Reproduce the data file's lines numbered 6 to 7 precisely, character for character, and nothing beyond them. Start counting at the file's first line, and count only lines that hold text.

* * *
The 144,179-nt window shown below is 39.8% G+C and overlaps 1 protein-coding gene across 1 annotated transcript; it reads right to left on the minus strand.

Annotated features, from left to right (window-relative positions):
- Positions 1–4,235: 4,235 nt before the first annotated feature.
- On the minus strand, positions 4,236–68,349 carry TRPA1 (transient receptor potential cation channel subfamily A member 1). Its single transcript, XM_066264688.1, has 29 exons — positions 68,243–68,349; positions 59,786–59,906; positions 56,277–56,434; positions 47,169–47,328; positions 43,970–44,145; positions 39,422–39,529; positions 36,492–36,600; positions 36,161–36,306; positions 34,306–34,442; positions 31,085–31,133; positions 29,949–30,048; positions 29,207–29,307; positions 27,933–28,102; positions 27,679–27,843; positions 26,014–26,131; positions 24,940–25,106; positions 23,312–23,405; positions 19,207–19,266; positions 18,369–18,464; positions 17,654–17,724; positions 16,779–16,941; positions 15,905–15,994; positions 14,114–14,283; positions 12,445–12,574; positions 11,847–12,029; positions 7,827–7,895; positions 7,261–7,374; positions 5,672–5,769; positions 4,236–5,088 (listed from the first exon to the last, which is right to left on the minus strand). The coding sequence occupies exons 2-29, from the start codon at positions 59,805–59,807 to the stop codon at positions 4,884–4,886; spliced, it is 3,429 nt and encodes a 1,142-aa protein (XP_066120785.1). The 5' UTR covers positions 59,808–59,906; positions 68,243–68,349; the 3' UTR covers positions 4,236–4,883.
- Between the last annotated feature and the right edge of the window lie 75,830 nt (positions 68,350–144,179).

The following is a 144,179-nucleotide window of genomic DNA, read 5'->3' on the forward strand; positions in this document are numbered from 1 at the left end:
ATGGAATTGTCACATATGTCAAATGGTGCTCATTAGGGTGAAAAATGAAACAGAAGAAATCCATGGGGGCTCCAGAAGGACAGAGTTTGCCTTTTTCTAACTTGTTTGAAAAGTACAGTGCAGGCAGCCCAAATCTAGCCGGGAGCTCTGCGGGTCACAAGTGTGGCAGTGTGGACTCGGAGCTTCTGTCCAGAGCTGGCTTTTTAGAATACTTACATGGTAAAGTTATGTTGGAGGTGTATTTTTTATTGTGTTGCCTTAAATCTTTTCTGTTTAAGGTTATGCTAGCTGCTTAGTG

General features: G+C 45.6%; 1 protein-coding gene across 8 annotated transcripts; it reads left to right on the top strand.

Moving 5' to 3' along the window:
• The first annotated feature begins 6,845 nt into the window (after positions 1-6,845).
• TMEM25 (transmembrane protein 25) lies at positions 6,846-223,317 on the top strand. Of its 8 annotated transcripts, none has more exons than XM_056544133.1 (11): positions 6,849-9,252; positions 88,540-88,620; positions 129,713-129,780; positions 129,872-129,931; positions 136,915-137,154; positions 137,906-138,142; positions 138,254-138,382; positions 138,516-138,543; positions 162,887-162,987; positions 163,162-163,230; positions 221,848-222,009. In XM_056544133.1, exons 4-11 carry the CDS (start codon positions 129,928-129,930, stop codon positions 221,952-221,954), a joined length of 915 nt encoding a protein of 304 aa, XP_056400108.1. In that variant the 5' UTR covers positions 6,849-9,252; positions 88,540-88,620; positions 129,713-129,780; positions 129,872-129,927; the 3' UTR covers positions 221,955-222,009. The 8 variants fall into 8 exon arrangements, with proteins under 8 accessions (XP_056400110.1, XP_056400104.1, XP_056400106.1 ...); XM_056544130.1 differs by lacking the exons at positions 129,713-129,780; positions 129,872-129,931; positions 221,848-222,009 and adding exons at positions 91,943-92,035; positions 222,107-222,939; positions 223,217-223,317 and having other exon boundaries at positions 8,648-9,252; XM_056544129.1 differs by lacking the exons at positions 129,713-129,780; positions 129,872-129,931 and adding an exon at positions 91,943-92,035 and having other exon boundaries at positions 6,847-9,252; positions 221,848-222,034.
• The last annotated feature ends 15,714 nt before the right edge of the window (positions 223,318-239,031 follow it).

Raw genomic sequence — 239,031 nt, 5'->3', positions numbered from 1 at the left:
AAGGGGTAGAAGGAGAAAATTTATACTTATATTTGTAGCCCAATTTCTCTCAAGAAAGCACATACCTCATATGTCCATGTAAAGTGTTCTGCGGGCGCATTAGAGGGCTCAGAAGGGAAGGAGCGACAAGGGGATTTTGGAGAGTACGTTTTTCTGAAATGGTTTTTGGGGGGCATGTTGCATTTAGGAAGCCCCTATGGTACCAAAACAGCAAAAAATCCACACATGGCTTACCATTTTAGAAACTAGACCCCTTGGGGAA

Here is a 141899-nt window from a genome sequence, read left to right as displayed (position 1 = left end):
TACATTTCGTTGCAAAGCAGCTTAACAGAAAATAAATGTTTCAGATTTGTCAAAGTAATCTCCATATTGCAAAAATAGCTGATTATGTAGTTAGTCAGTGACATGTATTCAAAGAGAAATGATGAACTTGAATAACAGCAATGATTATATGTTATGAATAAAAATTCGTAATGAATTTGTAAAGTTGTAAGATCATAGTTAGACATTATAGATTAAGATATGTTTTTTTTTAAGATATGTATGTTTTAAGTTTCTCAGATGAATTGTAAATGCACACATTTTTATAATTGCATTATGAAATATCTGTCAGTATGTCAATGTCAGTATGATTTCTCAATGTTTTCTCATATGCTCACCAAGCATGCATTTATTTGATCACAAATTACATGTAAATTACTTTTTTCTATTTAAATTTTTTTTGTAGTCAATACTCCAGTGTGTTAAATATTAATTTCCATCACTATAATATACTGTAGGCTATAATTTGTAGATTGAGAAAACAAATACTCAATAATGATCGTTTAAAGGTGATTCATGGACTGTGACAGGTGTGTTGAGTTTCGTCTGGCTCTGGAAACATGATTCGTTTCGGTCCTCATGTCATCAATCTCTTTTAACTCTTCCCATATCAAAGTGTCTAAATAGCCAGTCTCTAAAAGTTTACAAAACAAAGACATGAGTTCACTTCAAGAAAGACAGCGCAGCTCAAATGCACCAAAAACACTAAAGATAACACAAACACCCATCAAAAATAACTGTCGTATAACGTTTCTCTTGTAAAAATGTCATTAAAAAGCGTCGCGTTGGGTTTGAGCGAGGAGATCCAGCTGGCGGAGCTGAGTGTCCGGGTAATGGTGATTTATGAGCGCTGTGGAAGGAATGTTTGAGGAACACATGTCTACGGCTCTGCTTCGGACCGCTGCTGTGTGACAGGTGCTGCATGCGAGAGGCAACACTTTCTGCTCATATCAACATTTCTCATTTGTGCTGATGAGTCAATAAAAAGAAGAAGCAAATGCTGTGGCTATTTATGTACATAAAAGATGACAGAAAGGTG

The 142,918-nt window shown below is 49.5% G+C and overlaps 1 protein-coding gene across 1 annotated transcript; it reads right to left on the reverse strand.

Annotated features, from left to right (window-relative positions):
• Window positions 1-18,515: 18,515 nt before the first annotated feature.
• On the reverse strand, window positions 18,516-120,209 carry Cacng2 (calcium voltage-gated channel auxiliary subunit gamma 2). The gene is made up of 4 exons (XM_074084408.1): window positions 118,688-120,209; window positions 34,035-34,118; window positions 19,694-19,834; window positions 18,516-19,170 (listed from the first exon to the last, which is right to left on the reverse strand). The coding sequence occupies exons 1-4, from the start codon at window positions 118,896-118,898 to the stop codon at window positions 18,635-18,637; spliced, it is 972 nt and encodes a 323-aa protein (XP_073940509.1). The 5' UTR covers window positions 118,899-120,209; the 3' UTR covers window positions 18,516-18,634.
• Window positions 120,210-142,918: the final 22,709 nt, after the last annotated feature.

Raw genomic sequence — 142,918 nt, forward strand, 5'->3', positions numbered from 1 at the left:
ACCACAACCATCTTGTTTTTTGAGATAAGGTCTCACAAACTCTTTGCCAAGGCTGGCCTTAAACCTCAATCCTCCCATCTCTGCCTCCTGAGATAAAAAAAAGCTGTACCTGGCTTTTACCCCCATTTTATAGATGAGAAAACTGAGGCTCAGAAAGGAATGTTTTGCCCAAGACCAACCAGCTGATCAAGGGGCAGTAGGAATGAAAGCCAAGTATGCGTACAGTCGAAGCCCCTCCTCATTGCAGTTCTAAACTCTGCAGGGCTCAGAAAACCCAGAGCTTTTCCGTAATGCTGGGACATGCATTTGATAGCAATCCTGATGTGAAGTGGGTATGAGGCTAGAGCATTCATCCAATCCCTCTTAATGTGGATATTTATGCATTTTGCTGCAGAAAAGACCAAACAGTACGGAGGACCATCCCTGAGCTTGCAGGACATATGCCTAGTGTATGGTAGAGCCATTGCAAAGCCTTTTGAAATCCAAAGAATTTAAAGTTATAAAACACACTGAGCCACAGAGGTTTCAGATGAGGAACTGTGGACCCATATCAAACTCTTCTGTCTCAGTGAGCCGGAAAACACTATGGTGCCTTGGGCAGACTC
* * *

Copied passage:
The following is a 144,179-nucleotide window of genomic DNA, read 5'->3' on the forward strand; positions in this document are numbered from 1 at the left end:
ATGGAATTGTCACATATGTCAAATGGTGCTCATTAGGGTGAAAAATGAAACAGAAGAAATCCATGGGGGCTCCAGAAGGACAGAGTTTGCCTTTTTCTAACTTGTTTGAAAAGTACAGTGCAGGCAGCCCAAATCTAGCCGGGAGCTCTGCGGGTCACAAGTGTGGCAGTGTGGACTCGGAGCTTCTGTCCAGAGCTGGCTTTTTAGAATACTTACATGGTAAAGTTATGTTGGAGGTGTATTTTTTATTGTGTTGCCTTAAATCTTTTCTGTTTAAGGTTATGCTAGCTGCTTAGTG